The Thomas Williams Charity was founded in 1719. A branch of the Williams family of Herringston became established in Bere Regis when Robert Williams came here to live some time before his death in 1631. Thomas Williams was a descendent who had been in business at Morlaix in Brittany, and who in 1688 came to live at Shitterton House, which was described in 1861 as having been "lately demolished". He remained a life-long bachelor and was buried in Bere Regis church in 1728. Between 1688 and 1701 he kept a pocket book, which still exists in which he made notes of various domestic and personal details, and the old churchwarden's account book contains beautifully and neatly written pages for 1690 and 1691 when he held that office. However, he is most well known as far as this parish is concerned for having endowed and founded the boys' school at Barrow Hill and the Williams charity, principally for the benefit of very poor families who could not have otherwise afforded to send their children to school, if indeed any schools existed in the parish at that time. The history of the school itself has been dealt with more fully in the preceding section. In 1719 Williams donated various properties of his in the parish-7 acres (2.8 hectares) in the open fields, a house with orchard and 6 acres (2.4 hectares) of pasture at Rye Hill; another house, garden, orchard and 4 acres (1.6 hectares) of land; a house, garden and cottage at Barrow Hill with 1/2 acre (0.2 hectare) of arable land in the open field; a common of pasture for 50 sheep and 10 cows; and the tithes of hay from a moor to the west of Rush Mead. This Rush Mead was a meadow west of Roke Farm, and some of the other property referred to was situated at Hollow Oak. These properties were made over to four trustees who were to apply the rents and profits of them to the clothing and teaching of six poor children of the parish. They were to be between the ages of 7 and 14, preferably boys, and preferably from Shitterton. They were to be taught to read, write and account, and to learn the church catechism which they were to answer in the church when required.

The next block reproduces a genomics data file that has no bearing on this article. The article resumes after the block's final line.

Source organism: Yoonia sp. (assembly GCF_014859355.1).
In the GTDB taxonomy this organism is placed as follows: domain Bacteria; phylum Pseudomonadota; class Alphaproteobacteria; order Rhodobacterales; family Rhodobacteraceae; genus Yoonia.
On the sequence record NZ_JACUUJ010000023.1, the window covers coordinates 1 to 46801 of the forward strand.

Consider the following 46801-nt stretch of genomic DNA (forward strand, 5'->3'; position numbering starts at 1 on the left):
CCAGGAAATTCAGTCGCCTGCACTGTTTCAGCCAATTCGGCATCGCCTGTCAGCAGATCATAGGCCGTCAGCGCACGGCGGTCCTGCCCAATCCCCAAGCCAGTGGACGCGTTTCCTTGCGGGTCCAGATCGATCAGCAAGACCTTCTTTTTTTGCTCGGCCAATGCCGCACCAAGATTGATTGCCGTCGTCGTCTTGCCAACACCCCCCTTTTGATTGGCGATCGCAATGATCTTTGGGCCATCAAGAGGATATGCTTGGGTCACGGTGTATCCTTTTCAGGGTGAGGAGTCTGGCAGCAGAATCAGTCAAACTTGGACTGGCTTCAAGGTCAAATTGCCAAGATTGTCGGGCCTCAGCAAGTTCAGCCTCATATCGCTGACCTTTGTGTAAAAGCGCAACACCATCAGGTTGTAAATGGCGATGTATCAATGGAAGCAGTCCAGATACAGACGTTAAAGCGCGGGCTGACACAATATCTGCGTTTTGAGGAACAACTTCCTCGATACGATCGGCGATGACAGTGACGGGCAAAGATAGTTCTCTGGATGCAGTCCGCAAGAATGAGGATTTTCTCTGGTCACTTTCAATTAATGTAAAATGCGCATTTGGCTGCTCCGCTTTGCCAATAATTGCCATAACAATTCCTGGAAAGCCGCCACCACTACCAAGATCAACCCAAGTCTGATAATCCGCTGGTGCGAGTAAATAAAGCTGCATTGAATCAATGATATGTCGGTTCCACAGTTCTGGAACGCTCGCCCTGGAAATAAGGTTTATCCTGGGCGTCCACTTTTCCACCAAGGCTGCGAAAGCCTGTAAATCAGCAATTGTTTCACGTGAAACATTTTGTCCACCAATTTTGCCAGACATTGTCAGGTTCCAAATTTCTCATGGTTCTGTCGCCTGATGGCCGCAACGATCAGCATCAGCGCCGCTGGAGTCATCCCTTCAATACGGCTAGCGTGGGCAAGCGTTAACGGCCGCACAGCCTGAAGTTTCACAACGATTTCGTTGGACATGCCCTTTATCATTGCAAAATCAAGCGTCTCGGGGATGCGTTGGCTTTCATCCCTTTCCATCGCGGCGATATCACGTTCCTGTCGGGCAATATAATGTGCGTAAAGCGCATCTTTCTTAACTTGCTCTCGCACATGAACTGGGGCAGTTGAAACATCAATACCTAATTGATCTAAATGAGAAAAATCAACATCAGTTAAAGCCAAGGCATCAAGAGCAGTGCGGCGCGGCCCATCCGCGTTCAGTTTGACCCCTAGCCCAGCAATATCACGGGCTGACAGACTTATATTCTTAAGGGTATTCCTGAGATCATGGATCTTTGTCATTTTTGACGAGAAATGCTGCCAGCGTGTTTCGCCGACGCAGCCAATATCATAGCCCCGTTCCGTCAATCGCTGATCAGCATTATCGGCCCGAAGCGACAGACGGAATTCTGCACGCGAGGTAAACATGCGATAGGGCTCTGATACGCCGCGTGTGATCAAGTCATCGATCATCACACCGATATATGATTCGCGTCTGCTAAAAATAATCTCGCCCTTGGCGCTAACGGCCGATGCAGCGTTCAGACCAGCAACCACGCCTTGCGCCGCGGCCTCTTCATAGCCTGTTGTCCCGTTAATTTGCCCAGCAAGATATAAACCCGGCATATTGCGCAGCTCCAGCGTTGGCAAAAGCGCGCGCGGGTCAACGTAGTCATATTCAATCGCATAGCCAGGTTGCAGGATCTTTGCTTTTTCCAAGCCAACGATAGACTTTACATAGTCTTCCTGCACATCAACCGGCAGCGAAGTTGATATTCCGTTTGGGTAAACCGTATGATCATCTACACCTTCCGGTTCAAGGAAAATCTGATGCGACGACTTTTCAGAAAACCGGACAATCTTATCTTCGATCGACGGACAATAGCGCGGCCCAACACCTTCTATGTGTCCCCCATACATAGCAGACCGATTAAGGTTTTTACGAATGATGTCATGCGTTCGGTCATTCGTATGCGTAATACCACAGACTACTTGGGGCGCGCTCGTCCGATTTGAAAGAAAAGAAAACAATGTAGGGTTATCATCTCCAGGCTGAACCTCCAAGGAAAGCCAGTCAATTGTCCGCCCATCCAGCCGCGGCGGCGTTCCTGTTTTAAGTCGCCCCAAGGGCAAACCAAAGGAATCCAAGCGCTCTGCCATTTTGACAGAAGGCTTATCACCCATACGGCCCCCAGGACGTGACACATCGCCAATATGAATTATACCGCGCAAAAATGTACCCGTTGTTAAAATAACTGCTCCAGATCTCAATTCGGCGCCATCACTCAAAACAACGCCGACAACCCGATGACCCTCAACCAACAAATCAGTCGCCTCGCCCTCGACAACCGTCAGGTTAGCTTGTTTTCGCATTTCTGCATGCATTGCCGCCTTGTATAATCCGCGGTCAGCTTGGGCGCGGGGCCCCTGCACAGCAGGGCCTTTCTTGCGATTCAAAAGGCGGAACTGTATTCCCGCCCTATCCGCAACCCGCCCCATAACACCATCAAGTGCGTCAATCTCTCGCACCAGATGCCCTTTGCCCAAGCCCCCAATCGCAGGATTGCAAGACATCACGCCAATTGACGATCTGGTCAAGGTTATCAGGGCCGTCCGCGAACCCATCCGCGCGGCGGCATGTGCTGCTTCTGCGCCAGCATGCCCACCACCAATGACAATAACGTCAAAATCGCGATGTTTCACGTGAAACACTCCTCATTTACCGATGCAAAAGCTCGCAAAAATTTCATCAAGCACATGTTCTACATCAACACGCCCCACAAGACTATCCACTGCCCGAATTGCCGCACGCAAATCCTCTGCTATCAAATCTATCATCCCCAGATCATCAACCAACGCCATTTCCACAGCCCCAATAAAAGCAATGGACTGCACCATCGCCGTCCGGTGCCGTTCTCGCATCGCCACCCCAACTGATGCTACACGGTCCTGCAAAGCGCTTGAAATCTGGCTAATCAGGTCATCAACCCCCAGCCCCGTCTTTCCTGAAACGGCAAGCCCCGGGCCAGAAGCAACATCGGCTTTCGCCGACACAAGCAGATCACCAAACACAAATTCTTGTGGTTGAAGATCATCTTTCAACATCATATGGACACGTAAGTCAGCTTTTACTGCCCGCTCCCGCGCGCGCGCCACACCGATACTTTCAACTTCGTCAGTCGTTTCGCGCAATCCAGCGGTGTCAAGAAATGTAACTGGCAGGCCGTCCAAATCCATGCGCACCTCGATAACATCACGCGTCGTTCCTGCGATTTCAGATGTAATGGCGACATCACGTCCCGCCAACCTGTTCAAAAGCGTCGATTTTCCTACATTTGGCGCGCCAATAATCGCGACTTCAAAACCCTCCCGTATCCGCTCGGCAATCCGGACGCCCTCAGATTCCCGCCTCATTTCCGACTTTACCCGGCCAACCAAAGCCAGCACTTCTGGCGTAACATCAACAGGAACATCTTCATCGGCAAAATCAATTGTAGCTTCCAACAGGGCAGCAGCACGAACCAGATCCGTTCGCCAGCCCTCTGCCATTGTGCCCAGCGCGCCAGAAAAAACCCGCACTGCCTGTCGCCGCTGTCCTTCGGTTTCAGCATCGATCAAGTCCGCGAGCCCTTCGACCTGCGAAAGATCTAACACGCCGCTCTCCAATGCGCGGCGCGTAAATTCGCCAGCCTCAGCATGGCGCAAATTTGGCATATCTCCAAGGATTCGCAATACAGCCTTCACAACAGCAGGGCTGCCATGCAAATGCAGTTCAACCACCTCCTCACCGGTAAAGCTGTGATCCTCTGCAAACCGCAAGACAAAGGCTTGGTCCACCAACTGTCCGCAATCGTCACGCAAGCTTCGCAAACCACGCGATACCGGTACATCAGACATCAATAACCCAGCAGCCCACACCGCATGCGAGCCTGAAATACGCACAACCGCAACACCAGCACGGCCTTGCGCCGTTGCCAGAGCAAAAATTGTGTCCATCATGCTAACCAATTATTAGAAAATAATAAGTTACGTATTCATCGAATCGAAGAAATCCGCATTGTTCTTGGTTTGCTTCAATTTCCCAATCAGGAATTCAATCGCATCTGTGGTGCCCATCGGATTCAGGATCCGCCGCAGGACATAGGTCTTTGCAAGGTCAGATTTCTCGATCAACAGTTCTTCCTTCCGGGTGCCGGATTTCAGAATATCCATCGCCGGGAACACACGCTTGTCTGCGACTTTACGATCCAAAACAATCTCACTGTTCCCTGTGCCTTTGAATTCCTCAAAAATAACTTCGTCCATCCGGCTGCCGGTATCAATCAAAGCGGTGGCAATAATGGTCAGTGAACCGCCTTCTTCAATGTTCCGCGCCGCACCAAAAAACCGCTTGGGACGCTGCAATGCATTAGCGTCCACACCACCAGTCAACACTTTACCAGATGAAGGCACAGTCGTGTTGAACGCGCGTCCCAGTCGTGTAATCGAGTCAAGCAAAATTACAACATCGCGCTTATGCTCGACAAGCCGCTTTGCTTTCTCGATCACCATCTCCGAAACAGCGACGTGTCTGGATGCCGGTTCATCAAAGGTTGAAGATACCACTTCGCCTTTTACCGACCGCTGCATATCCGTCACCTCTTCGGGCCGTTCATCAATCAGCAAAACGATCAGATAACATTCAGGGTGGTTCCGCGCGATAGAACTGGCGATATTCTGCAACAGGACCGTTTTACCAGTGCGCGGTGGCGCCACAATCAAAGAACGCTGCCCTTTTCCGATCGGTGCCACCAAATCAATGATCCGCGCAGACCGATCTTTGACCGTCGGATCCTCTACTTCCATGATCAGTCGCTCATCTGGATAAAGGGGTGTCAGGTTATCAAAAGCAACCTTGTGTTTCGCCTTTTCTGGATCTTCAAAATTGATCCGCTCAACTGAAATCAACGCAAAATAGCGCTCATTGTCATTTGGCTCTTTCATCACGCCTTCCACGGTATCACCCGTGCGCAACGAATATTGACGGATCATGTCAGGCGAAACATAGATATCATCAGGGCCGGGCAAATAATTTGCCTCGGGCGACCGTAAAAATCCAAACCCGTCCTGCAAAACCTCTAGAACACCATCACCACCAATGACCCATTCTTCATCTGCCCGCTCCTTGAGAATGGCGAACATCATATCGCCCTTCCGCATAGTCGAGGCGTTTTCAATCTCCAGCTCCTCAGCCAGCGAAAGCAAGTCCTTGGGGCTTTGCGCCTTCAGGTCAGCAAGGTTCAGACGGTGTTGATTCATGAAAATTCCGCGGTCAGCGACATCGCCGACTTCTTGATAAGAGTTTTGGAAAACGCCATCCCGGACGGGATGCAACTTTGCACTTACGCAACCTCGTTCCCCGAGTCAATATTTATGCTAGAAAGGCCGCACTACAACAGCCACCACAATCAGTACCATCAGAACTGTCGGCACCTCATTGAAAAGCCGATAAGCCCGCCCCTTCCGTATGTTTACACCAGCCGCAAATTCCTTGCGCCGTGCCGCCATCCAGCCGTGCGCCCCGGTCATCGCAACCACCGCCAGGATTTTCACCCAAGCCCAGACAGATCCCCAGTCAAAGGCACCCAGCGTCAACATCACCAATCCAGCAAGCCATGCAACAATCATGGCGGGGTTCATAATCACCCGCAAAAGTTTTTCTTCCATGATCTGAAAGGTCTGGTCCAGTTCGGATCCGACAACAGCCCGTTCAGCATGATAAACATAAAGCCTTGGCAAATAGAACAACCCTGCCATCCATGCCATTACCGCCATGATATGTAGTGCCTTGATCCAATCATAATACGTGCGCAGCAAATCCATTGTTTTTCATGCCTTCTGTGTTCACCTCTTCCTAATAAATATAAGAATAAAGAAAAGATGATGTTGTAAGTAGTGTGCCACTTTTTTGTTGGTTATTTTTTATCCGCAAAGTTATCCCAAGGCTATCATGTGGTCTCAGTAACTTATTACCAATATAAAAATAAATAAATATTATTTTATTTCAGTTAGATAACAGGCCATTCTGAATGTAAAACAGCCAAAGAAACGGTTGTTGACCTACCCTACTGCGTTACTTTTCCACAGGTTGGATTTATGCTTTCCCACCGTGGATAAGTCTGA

The four trustees were to deduct any expenses incurred in administering the trust, and when only two of the trustees were living, four new trustees were to be appointed, and so on in perpetuity. It was the founder's wish that the current vicar of Bere Regis should always be one of the trustees, and that the remainder should be, if possible, descendants of the family of the founder living in Dorset.
The funds of the school and charity were added to by subsequent bequests-the Rev. Henry Fisher (vicar 1725-1773) gave £100 by will in 1773; Mrs Neville Pleydel gave £5 in 1784, and the Rev. Thomas Williams (vicar 1773-1817) and a namesake of the founder, gave £100 in 1813 to be invested for the benefit of the schoolmaster. The schoolmaster was paid a salary out of the charity funds specifically for teaching the six charity boys, but he could take other fee-paying boys besides in order to supplement his basic annual salary which in 1823 amounted to £10.
the annual income in rents from the original property amounted to
£8 lOs. 8d, with the investment of subsequent bequests producing
a further £5 5s. Od. per year, which during the greater part
of the 19th century remained sufficient to carry out the original
objects of the charity. Towards 1900, however, rising costs caused
the charity income to be no longer sufficient, and the trustees were
obliged to apply the funds to clothing only four boys instead of six.
When the old open fields were enclosed in 1846, some of the original
land was exchanged, and at various times since, other properties have
been sold and the proceeds invested with the Charity Commissioners,
in order to ensure a regular income without the inconvenience and
expense of collecting rents and maintaining property. The charity
trust still exists, but the poverty and lack of educational facilities
which prompted its founding fortunately do not, so that the present
trustees endeavor to apply the income in such ways as they believe
the founder would have wished in these changed circumstances,